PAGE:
Can love ever hope to flourish in today’s digital age? So many traditionalists would tell you no, nay and never: the internet has limited our ability to connect with people, they claim, and we’re spending too much time online to forge any meaningful connections in our real and organic lives.
Plus there’s any number of online dating horror stories to support their case, from the guy who took it upon himself to explain why he won’t date “hot women anymore”, to the man who thought LinkedIn – aka the professional networking site – was the perfect place to hit on women.
Well, as it turns out, these internet-averse people are all wrong – and this couple’s digital love story proves it, once and for all.
Llia Apostolou is an avid Twitter fan, so she turned to the social networking site for help when she found herself without a plus one for her sister’s wedding back in 2014.
Are you a man? Can I borrow you for a wedding next weekend? Bonus points if you can source a baby that I can pretend is mine too.— Llia Apostolou (@Llia) July 6, 2014
It wasn’t long before Phil Gibson spotted Apostolou’s request – and, the very next day, he was reaching out to offer his services.
The pair seemed to hit it off immediately – and their chemistry was so intense that all those other Twitter users watching the exchange could (probably) feel it sizzling through their computer screens.
@philgibson01 See you at the altar.— Llia Apostolou (@Llia) July 6, 2014
@Llia It's a date! Just a date though, right?— Phil Gibson (@philgibson01) July 6, 2014
@philgibson01 is this how internet dating works?— Llia Apostolou (@Llia) July 6, 2014
@Llia My Grandma already wants to meet you.— Phil Gibson (@philgibson01) July 6, 2014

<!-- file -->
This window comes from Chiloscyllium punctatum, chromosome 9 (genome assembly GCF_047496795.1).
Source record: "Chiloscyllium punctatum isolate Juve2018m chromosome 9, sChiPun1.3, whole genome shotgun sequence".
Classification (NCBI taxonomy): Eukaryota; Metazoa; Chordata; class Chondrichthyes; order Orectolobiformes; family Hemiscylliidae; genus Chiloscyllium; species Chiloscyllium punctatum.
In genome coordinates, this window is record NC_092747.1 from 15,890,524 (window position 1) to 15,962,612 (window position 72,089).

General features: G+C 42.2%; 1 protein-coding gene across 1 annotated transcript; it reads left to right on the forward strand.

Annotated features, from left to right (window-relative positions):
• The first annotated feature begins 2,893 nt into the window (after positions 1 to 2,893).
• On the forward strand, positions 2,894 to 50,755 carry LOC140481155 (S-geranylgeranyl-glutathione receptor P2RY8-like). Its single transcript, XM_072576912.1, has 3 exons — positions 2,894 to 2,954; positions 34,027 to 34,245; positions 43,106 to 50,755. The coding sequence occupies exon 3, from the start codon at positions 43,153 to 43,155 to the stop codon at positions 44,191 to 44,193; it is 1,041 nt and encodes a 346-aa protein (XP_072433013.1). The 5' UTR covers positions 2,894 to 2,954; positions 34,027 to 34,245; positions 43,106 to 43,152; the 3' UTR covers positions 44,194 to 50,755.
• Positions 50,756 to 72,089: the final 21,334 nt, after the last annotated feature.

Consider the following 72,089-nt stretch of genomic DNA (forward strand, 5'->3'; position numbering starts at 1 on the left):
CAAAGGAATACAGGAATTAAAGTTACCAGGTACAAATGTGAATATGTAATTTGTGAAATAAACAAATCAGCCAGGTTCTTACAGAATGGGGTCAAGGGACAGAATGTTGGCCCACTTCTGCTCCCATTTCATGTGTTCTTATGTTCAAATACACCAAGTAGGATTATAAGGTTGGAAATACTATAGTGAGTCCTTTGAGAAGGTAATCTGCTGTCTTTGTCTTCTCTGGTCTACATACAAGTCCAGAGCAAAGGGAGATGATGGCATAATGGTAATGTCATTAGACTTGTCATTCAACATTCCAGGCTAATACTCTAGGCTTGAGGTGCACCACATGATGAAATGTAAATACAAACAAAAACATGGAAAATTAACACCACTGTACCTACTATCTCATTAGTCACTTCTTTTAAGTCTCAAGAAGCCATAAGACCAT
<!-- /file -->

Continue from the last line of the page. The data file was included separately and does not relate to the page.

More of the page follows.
@philgibson01 that's nice and all, but I didn't invite her to my wedding. No, wait, THE wedding. Slip of the tongue.— Llia Apostolou (@Llia) July 6, 2014
And three years later, Apostolou and Gibson have tied the knot themselves.
That’s right, they only went and got bloody married after joking about it on Twitter.
It’s worth clarifying, here, that Gibson did not actually attend Apostolou’s sister’s wedding (phew) all those years ago, because, well, they decided it might be a little weird.
Should clarify, we didn't go to that wedding together (it was my sister's, imagine!) but Phil & I did meet IRL for the 1st time that week 👍🏼— Llia Apostolou (@Llia) July 5, 2017
But as her tweet explains, the pair still met up and fell for one another – proving, once again, that a sense of humour is crucial when it comes to finding The One (if you believe in such things).
But still - I jokingly wished to marry him, having not even met him, and it happened. Still blows my mind.— Llia Apostolou (@Llia) July 5, 2017
Unsurprisingly, Apostolou’s tweets have gone down an absolute storm on Twitter, with hundreds of social media users chiming in to a) offer their congratulations, b) admit to feeling jealous that they haven’t managed to find their soulmate via a tweet, or c) coo extravagantly over this year’s digital love story.
this is the cutest thing i've seen today pic.twitter.com/1C0iVn5HHm— María Elba (@Elbaporlacresta) July 5, 2017
I love this so much I can't look directly at it— Kate Leaver (@kateileaver) July 5, 2017
You both deserve to win the Internet. 🍻👍❤️— Occasional tweeter. (@BillElevenZ) July 5, 2017
Congratulations to you both, people that I've never met and never will, but such a lovely, funny "how we met" story + very happy ending.— Vivienne (@Vivstwits) July 5, 2017
I AM SO HAPPY I AM REALLY SHOUTING ON THE INTERNET XXXXXXXX— Anna Rafferty (@raffers) July 5, 2017
It’s a firm reminder that friendships can be forged both online and IRL – and, while some may still claim it’s ‘weird’ to befriend someone you’ve never met before, experts are constantly reminding us that our relationships are no more or less authentic in either digital or non-digital space.
Sociologist Nathan Jurgenson, speaking with New Republic, dubs this “digital dualism”.
“We’re coming to terms with there being just one reality and digital is part of it, not any less real or true,” he said. “What you do online and what you do face-to-face are completely interwoven.”
And, writing about it in The New Inquiry, he added that this “digital dualism” could help us to come to terms with the fact that so much of our lives takes place online.
“We may never fully log off, but this in no way implies the loss of the face-to-face, the slow, the analog, the deep introspection, the long walks, or the subtle appreciation of life sans screen,” writes Jurgenson.
“We enjoy all of this more than ever before.”
Or, to put it more bluntly, love, actually, is all around. Even on the internet.